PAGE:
Bournemouth beach tragedy: Mother of 12-year-old speaks about family’s heartbreak
Sunnah Khan is believed to have been caught in a rip current near the town’s main pier, leading to her unfortunate demise
Stephanie Williams, the mother of a 12-year-old daughter named Sunnah Khan, who tragically drowned off Bournemouth beach, shared how the devastating loss has profoundly affected her family.
Sunnah is believed to have been caught in a rip current near the town’s main pier, leading to her unfortunate demise, the BBC reported.
Another teenager, Joe Abbess, 17, from Southampton, also lost his life in the incident on May 31, and eight others sustained injuries.
Williams expressed that the past three months had been incredibly difficult, describing the experience as “horrendous.”
She conveyed the heart-wrenching feeling of seeing her child in such a condition and how it has been a challenging ordeal for her family.
Reflecting on that fateful day, she vividly recalled it as a seemingly normal and pleasant day.
Sunnah, along with her brother and another sister, had gone to the beach while her youngest daughter was at home with chickenpox.
Williams received pictures from her son at the beach but hadn’t suspected anything amiss. However, her day took a devastating turn when she received a phone call from someone informing her of the tragic incident.
Williams expressed that her family is still grappling with the loss of Sunnah, likening the feeling to the panic parents experience when momentarily losing sight of their child in a crowded place.
She shared that each of her children is coping differently, with her son experiencing added trauma as he was also in distress in the water, and her middle daughter struggling with the loss of her sister, who she had shared a room with.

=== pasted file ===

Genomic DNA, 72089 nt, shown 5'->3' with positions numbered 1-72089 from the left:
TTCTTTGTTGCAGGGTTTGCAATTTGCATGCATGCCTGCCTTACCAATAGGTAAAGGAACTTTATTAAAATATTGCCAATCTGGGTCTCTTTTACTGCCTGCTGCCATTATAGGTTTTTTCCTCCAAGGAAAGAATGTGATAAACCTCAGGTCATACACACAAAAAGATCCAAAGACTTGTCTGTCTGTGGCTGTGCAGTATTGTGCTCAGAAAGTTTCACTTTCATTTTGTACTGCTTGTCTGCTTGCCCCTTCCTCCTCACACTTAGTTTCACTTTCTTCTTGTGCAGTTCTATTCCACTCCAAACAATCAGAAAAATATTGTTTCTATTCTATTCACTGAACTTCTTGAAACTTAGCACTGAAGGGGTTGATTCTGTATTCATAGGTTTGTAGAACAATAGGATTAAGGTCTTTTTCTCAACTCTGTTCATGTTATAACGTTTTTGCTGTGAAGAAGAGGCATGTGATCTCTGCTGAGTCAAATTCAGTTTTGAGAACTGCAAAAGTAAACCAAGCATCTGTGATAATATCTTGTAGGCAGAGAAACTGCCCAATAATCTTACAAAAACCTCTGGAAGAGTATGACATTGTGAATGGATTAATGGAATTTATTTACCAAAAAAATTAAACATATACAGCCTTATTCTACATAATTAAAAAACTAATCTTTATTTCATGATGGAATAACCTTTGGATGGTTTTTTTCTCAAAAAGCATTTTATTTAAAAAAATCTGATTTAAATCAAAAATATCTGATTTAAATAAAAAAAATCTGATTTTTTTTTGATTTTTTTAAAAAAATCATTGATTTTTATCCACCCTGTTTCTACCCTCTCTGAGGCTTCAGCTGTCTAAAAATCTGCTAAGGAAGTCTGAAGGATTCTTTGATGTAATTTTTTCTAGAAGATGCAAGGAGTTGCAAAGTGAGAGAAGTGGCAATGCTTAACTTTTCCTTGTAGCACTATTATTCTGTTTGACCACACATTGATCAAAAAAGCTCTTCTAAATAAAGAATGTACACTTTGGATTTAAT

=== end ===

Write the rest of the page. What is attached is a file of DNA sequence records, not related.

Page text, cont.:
Regarding the youngest daughter, aged five, Williams mentioned that she doesn’t fully comprehend the situation. She emphasised that her family’s grief has torn them apart, and they all deeply miss Sunnah.
Williams pointed out that when she and her husband returned to the beach a few weeks ago, they were alarmed by the sight of young children swimming far from shore without adult supervision and the absence of signs warning of the dangers.
Consequently, she contacted Bournemouth, Christchurch, and Poole Council (BCP) to express concerns about the lack of water safety signage on the beach.
She emphasised the need for better education on water safety, citing Sunnah’s case where she was only in water up to her chest, which did not appear deep, yet it proved fatal.
She stressed that such life-saving information is not adequately taught in schools, even though children are taught to swim.
In response, BCP said that they have taken a coordinated multi-agency approach and implemented immediate actions since the incident in May.
They have collaborated with Royal National Lifeboat Institution (RNLI) to determine lifeguard cover and increased safety messages over seafront tannoys. Additional banners and digital media near Bournemouth and Boscombe piers have been used to promote RNLI’s Float to Live campaign.
However, BCP acknowledged that despite their efforts, the sea carries inherent risks, and conditions can change rapidly, making the complete elimination of drowning risk impossible.